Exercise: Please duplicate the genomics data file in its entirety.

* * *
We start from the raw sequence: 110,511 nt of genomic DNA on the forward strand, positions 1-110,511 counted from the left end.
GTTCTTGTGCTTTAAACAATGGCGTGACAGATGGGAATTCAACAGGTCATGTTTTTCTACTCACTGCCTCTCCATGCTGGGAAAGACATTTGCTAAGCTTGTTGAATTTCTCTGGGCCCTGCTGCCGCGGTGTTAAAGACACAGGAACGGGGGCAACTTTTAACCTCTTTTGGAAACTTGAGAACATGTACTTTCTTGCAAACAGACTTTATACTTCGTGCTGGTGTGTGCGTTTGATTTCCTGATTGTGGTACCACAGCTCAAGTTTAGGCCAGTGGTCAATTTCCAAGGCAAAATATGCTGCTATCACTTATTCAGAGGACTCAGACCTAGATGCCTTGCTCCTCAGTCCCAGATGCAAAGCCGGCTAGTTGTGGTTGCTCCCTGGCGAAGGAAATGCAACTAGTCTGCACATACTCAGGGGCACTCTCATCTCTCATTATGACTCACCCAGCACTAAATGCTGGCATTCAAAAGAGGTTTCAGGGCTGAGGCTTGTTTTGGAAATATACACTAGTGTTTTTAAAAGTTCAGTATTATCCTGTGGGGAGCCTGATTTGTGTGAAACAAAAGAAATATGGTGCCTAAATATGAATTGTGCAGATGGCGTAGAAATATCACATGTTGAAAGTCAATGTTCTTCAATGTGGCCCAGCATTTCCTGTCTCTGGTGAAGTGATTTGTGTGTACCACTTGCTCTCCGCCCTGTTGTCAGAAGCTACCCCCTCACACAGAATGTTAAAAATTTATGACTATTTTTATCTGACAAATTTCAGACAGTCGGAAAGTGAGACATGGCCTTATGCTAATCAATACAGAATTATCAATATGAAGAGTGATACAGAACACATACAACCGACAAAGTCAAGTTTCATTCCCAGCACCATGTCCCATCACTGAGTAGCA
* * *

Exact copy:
We start from the raw sequence: 110,511 nt of genomic DNA on the forward strand, positions 1-110,511 counted from the left end.
GTTCTTGTGCTTTAAACAATGGCGTGACAGATGGGAATTCAACAGGTCATGTTTTTCTACTCACTGCCTCTCCATGCTGGGAAAGACATTTGCTAAGCTTGTTGAATTTCTCTGGGCCCTGCTGCCGCGGTGTTAAAGACACAGGAACGGGGGCAACTTTTAACCTCTTTTGGAAACTTGAGAACATGTACTTTCTTGCAAACAGACTTTATACTTCGTGCTGGTGTGTGCGTTTGATTTCCTGATTGTGGTACCACAGCTCAAGTTTAGGCCAGTGGTCAATTTCCAAGGCAAAATATGCTGCTATCACTTATTCAGAGGACTCAGACCTAGATGCCTTGCTCCTCAGTCCCAGATGCAAAGCCGGCTAGTTGTGGTTGCTCCCTGGCGAAGGAAATGCAACTAGTCTGCACATACTCAGGGGCACTCTCATCTCTCATTATGACTCACCCAGCACTAAATGCTGGCATTCAAAAGAGGTTTCAGGGCTGAGGCTTGTTTTGGAAATATACACTAGTGTTTTTAAAAGTTCAGTATTATCCTGTGGGGAGCCTGATTTGTGTGAAACAAAAGAAATATGGTGCCTAAATATGAATTGTGCAGATGGCGTAGAAATATCACATGTTGAAAGTCAATGTTCTTCAATGTGGCCCAGCATTTCCTGTCTCTGGTGAAGTGATTTGTGTGTACCACTTGCTCTCCGCCCTGTTGTCAGAAGCTACCCCCTCACACAGAATGTTAAAAATTTATGACTATTTTTATCTGACAAATTTCAGACAGTCGGAAAGTGAGACATGGCCTTATGCTAATCAATACAGAATTATCAATATGAAGAGTGATACAGAACACATACAACCGACAAAGTCAAGTTTCATTCCCAGCACCATGTCCCATCACTGAGTAGCA